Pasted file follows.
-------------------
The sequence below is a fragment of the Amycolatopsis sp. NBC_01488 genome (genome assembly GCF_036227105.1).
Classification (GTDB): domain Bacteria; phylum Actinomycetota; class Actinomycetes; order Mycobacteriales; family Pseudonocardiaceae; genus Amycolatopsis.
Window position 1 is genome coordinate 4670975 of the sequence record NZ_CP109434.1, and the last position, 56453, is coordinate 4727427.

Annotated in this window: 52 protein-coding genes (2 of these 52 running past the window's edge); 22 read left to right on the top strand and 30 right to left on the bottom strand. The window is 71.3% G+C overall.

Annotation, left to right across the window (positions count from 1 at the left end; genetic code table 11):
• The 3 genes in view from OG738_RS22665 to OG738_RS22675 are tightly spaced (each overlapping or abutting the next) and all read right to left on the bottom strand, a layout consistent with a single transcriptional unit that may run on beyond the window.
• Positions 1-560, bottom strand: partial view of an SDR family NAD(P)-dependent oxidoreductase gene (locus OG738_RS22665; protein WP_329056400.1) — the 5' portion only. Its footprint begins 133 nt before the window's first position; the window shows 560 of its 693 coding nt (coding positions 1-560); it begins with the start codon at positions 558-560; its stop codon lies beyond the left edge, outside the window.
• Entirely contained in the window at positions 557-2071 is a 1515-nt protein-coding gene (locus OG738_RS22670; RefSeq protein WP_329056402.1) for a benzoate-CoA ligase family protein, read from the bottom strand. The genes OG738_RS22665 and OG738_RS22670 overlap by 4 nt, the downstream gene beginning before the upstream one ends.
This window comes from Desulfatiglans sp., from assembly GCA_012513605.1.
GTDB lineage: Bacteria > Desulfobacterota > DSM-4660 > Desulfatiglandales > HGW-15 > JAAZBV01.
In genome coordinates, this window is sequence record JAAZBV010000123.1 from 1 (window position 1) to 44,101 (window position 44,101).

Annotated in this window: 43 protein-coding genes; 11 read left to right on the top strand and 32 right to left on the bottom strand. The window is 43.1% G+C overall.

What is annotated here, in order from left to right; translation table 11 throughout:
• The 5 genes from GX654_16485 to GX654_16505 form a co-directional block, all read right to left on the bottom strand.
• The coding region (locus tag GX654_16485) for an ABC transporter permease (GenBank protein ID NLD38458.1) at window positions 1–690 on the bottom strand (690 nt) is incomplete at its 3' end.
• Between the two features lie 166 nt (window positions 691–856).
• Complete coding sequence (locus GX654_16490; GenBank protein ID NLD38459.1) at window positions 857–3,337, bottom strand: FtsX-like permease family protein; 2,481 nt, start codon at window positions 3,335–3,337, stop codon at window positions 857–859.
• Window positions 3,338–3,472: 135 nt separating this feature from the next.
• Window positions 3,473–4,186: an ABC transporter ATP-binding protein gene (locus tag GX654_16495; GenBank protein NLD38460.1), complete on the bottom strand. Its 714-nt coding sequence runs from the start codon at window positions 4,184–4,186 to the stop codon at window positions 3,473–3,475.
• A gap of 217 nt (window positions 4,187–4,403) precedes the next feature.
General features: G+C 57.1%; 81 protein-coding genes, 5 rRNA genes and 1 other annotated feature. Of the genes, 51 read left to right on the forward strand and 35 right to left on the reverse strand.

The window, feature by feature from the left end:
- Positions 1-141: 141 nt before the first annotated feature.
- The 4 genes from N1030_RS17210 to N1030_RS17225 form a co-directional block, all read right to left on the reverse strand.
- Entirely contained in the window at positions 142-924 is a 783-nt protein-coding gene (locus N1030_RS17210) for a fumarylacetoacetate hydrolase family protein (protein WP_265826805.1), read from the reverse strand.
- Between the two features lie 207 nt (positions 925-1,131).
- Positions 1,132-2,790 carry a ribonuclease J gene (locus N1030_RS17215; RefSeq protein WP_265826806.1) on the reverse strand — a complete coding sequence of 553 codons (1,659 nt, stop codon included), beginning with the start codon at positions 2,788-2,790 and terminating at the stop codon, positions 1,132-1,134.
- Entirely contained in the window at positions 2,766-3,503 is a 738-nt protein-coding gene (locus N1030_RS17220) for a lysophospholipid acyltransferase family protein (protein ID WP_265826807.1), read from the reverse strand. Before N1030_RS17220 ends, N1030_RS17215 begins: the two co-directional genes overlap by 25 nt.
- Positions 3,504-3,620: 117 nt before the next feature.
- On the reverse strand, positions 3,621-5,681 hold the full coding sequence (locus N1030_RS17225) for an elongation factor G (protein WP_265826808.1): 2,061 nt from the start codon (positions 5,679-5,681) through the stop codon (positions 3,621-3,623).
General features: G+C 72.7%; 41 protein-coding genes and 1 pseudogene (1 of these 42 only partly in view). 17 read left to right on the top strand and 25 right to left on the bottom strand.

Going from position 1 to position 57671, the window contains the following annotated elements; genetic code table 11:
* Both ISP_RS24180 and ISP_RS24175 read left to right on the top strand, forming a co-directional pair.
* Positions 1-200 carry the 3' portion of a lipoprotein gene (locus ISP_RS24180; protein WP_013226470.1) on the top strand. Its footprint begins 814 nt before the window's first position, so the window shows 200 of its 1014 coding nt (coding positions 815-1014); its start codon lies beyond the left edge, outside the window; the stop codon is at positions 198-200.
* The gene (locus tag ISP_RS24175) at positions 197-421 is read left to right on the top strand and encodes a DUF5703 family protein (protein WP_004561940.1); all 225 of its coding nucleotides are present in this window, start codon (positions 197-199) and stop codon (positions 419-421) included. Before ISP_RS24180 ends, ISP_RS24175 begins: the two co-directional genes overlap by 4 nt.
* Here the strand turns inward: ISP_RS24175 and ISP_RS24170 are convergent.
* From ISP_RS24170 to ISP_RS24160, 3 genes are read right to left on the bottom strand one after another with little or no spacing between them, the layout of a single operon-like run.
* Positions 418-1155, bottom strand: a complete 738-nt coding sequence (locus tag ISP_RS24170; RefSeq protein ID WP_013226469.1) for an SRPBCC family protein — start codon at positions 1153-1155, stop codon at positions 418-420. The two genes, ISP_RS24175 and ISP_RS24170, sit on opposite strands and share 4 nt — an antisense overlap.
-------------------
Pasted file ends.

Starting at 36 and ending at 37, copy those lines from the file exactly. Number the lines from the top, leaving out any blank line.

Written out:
* Here the strand turns inward: ISP_RS24175 and ISP_RS24170 are convergent.
* From ISP_RS24170 to ISP_RS24160, 3 genes are read right to left on the bottom strand one after another with little or no spacing between them, the layout of a single operon-like run.